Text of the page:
The Way of All Food

Damon Runyon

Seven orders of chicken, 10 orders of potatoes, 9 glasses of orange juice, 2 quarts of milk, 1 giant salad, 5 egg salads, 5 orders of rolls, 5 orders of pie with ice cream.

This is the food and drink consumed at one sitting by a soldier of Fort McPherson, an incident that for some reason (not entirely clear to me) was deemed worthy of publication in the newspapers with pictures of the consumer.

I think it possible that the newspapers consider Salvatori a big eater. I would not say so. I would say he is a fairly hearty eater, not big. But you do not hear much about real big eaters since rationing came in and, among the present crop, I suppose Salvatori may stand out. But he is not big.

Certainly he is not to be mentioned in the same breath with some of the old time eaters I have written about in this column, such as “Diamond Jim” Brady, a millionaire gourmet of years ago. Do you see where the Salvatori menu includes nine glasses of orange juice? Well, “Diamond Jim” used to drink the juice of a case of oranges on opening one eye in the morning and another case on opening the other eye, according to report; and after that would have a dozen porterhouse steaks smothered in chops for breakfast.

I love the exploit credited to “Diamond Jim” in a raw oyster eating contest against the champion of the State of Maryland who stipulated that a barrel of raw oysters be placed in front of each contestant, the one first devouring the contents of his barrel within a specified time to be awarded the belt.

Well, Jim is supposed to have demurred at the conditions because he was not familiar with oysters, but the Maryland champ was insistent and finally Jim asked permission to go in a side room of the hall where the contest was held and consider the situation before deciding whether to go through with the katch, or default.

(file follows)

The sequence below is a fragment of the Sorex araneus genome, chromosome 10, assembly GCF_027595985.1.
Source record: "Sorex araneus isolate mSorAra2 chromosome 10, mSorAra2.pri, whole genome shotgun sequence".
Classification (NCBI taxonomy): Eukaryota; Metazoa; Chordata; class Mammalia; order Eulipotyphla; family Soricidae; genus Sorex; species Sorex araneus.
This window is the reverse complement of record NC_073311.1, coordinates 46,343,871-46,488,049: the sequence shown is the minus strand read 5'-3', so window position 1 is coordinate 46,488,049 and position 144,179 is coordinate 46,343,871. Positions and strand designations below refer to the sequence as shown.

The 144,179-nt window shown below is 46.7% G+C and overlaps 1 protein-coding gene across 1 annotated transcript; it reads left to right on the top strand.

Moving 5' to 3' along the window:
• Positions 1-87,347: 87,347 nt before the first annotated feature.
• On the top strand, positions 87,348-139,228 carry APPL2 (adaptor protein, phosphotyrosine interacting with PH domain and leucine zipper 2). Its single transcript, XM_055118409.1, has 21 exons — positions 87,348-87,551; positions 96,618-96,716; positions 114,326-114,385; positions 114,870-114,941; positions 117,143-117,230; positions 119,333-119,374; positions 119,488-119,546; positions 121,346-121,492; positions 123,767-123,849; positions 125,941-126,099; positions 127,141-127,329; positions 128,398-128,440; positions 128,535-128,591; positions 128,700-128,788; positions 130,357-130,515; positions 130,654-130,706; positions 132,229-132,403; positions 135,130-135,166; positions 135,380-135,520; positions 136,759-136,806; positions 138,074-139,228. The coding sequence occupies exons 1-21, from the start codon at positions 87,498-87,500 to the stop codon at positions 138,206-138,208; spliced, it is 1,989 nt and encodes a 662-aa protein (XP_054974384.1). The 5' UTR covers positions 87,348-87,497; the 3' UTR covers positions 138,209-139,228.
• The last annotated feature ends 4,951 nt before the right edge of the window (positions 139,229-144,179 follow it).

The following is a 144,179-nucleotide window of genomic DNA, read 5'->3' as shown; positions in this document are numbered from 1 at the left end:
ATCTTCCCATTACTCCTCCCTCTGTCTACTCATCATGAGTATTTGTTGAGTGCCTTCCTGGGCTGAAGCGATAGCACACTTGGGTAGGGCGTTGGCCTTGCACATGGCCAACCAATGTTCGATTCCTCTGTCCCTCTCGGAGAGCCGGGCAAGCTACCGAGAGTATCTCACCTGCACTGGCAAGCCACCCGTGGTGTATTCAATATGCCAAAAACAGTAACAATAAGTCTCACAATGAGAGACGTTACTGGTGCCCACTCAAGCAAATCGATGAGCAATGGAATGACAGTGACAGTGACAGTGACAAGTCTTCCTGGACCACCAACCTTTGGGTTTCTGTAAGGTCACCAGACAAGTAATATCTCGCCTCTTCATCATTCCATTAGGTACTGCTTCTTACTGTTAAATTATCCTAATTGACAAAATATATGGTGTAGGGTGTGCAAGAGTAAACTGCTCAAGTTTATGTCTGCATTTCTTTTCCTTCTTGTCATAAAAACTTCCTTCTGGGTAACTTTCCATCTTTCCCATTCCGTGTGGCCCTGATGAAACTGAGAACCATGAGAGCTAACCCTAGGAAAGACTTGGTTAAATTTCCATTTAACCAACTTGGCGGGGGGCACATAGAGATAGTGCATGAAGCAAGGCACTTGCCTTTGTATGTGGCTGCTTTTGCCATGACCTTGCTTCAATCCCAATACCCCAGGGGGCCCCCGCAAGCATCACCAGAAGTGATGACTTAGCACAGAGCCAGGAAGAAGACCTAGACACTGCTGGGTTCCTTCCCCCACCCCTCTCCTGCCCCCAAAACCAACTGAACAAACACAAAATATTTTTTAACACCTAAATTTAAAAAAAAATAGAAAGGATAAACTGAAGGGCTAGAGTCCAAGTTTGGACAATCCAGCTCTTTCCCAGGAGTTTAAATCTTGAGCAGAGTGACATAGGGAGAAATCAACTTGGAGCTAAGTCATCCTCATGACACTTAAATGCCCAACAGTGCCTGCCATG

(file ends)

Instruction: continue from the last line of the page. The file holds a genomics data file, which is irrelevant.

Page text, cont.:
He came out of the room in about half an hour wiping his mouth with a big silk handkerchief, nodded okay and went on and won the struggle hands down, eating all his oysters while his opponent quit at two-thirds of the barrel.

“But do you know,” Jim is supposed to have said afterwards, “I wasn’t dead sure I could eat a whole barrel of oysters until I went in that side room and tried one.”

The mighty Indian athlete, Jim Thorpe, was once accounted an eater good enough to win an Olympic eating contest if there had been one on the programme, but I doubt that he can eat up to his old form. He is getting on in years and, as a man ages, his stomach shrinks.

At least that is what the medicos tell me and it seems borne out by the case of Feab Smith Williams, otherwise George Godfrey, a large prize fighter who was also sometimes known as “The Black Shadow of Leiperville.” In his youth George is said to have tossed off two dozen stewed muskrats under the impression that they were squirrels, but the best he could do against the same fodder later in life was twenty-three at a sitting.

It has long been my ambition to develop the greatest eater in history and for a time I thought I had the man in Walter Stewart, a brilliant young sports writer from down Memphis way. He was on Broadway but a short time, but he had restaurant keepers hiding their chairs when he hove in sight to avoid serving him at the prices that then prevailed.

Stewart went back to Memphis after awhile to keep from starving to death on short portions here. Anyway, he is out of consideration for the time being, and it is no secret that I have centered my hopes on Bill Girard, a handsome picture producer at Twentieth Century-Fox in Hollywood.

It is my opinion that the eating of a cooked elephant would be an eating exploit that would go ringing down the corridors of time and an elephant is the goal of my ambition for my champ. Bill is now up to eating a horse, so he thinks an elephant will be a shoveover for him in a few months.

But what is the use of me telling you these things? You will probably think I am just fibbing.